But what if you have noticed what looks like tomcat cheeks on your cat, and he is not a tomcat? Could there be something else going on? Well, if this is a new or sudden change to your cat’s face, there could be another issue developing. Cats will often get abscesses on their faces after a fight with another cat or perhaps secondary to dental disease.
Some cats will get sudden general swelling due to a food or environmental allergy. Older cats can develop tumors on their face or in their mouth which can cause significant swelling. Tylenol toxicity is a more unusual reason a cat might have a swollen face.
The changes can be rapid and dramatic with toxicities, and an urgent trip to the emergency room is required. No matter the cause, any new facial swelling is a concern and should be checked by a visit to your veterinarian.
If your cat has always had a larger face but was neutered young, there is a small possibility that they may have acromegaly. This is a hormonal condition affecting part of the brain called the pituitary gland. The disease causes excess production of growth hormone, and cats with acromegaly tend to develop diabetes mellitus.
You can read more about diabetes and acromegaly here. Diabetic cats will have lots of other symptoms, too (excessive thirst and hunger, weight loss, lethargy, and more), so be sure to chat with your vet if you are worried.
Also Read: Can Cats Sense Pregnancy?
Neutering cats is a complex and contentious subject, but generally, the behavioral benefits and the impact on the stray cat population outweigh any negatives. That said, whether your male cat is neutered or not, they still make wonderful companions, and of course, they are all super-handsome in their own right!
Also Read: How Much Does It Cost Spay or Neuter A Cat?
Frequently Asked Questions
What makes a male cat a tomcat?
It’s simple, really. An unneutered adult male cat is is a tomcat. If the cat is later castrated, he is no longer a tomcat. However, it can be confusing when the cat is not quite an adult or is neutered later in life.
How can I tell if my cat is a tomcat?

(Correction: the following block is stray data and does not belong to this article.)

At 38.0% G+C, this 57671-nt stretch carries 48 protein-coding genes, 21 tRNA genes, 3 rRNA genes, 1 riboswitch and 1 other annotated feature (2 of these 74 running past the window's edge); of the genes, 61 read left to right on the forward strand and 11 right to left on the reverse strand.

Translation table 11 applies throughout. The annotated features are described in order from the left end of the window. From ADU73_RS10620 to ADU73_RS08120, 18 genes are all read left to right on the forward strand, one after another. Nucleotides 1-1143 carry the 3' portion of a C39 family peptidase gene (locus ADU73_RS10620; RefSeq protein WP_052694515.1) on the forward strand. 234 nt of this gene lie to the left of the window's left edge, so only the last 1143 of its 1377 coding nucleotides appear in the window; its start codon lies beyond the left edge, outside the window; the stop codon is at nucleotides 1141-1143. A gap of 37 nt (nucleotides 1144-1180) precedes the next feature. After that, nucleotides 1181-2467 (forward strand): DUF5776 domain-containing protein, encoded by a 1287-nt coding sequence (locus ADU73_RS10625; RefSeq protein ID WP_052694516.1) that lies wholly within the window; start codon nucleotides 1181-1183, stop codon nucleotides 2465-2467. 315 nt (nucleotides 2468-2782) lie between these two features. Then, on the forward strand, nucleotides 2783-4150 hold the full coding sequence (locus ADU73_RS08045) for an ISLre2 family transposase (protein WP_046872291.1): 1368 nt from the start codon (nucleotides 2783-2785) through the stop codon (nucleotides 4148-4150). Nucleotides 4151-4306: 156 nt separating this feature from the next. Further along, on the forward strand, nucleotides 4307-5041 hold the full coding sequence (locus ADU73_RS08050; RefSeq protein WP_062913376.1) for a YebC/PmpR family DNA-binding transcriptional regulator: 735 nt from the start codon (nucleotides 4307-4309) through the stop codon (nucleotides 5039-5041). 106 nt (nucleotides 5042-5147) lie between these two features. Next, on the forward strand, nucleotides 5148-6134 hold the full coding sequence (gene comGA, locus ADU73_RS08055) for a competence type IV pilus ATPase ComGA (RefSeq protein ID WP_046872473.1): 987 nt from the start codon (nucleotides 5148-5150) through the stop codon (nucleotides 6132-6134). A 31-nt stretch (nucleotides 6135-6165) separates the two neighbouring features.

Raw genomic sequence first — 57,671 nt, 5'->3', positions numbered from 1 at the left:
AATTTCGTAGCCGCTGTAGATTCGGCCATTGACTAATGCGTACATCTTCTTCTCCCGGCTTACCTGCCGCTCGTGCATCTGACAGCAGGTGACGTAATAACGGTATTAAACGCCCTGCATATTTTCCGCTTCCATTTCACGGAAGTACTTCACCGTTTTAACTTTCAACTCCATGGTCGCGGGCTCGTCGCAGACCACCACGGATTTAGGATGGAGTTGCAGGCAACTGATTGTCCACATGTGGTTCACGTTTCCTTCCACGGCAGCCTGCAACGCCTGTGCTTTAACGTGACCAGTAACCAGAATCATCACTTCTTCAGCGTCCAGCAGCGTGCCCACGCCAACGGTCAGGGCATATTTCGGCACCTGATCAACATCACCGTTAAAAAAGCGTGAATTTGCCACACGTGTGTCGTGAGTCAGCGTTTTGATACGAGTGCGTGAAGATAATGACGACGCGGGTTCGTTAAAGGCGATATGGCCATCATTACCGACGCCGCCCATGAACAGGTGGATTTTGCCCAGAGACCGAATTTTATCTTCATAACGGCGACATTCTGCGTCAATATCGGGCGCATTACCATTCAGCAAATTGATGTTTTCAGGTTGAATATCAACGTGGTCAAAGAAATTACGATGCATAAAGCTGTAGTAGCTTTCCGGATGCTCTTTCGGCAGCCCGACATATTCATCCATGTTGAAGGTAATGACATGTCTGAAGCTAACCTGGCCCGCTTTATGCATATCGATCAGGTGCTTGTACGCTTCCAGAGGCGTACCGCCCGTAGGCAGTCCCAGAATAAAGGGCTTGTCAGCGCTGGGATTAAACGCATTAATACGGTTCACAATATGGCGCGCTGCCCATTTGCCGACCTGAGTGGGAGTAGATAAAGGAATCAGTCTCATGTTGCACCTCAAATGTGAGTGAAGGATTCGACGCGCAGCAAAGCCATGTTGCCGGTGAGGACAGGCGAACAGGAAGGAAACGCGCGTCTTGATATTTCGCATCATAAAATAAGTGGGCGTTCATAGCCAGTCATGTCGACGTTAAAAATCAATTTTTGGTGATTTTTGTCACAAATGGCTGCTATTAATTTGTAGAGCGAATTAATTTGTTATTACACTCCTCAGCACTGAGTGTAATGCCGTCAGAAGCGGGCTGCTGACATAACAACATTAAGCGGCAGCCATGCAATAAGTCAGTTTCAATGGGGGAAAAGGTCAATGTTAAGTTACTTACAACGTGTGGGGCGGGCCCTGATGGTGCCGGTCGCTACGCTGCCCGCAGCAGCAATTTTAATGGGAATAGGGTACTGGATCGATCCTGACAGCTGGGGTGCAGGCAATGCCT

Suppose you’ve noticed some of the described physical features and are unsure whether your cat has been neutered. Cats often come into our lives out of the blue, and their medical history can be a complete mystery. Most animal shelters will neuter male cats, but this is not always the case.
If you're not sure, it's usually easy to check. Gently lift your cat’s tail, and look underneath, just below the anus. Intact males will have two small, firm swellings. If the male cat has been neutered, there will be nothing there. Occasionally, an adult male cat will have a testicle that has not descended fully and is still within the cat’s abdomen. However, it is rare for this to happen to both testes.
If you are still not sure, schedule a vet check. If there is any question of retained testicles, your vet may offer you a blood test to check your cat’s testosterone levels.
Do tomcat jowls go away?
Not really. If cats develop tomcat cheeks and then undergo gonadectomy (neutering) as adults, they tend to keep their handsome jowls! However, this can vary, and they may reduce significantly or not at all. If you have a neutered rescue cat with these distinctive features, it is likely that he was neutered as an adult.
Will neutering my cat make him smaller?
Cats that have been allowed to grow to adulthood without neutering may have a slightly larger bone structure and muscle mass. Neutered cats are more likely to gain weight and become obese.
Therefore, neutered males may appear larger as a result. Studies suggest that obesity in neutered male cats is linked to hormone changes that drive hunger. However, many other factors, including metabolic and behavioral changes, might also influence their weight and size.
https://icatcare.org/advice/diabetes-mellitus/ Retrieved September 15 2022
Spain CV, Scarlett JM, Houpt KA. (2004). Long-term risks and benefits of early-age gonadectomy in cats. Journal of the American Veterinary Medical Association. Feb 1;224(3):372-9. Retrieved September 15 2022
https://www.vet.cornell.edu/departments-centers-and-institutes/cornell-feline-health-center/health-information/feline-health-topics/feline-behavior-problems-house-soiling Retrieved September 15 2022
Wei A, Fascetti AJ, Kim K, Lee A, Graham JL, Havel PJ, Ramsey JJ. (2014). Early effects of neutering on energy expenditure in adult male cats. PLoS One. Feb 26;9(2). Retrieved September 15 2022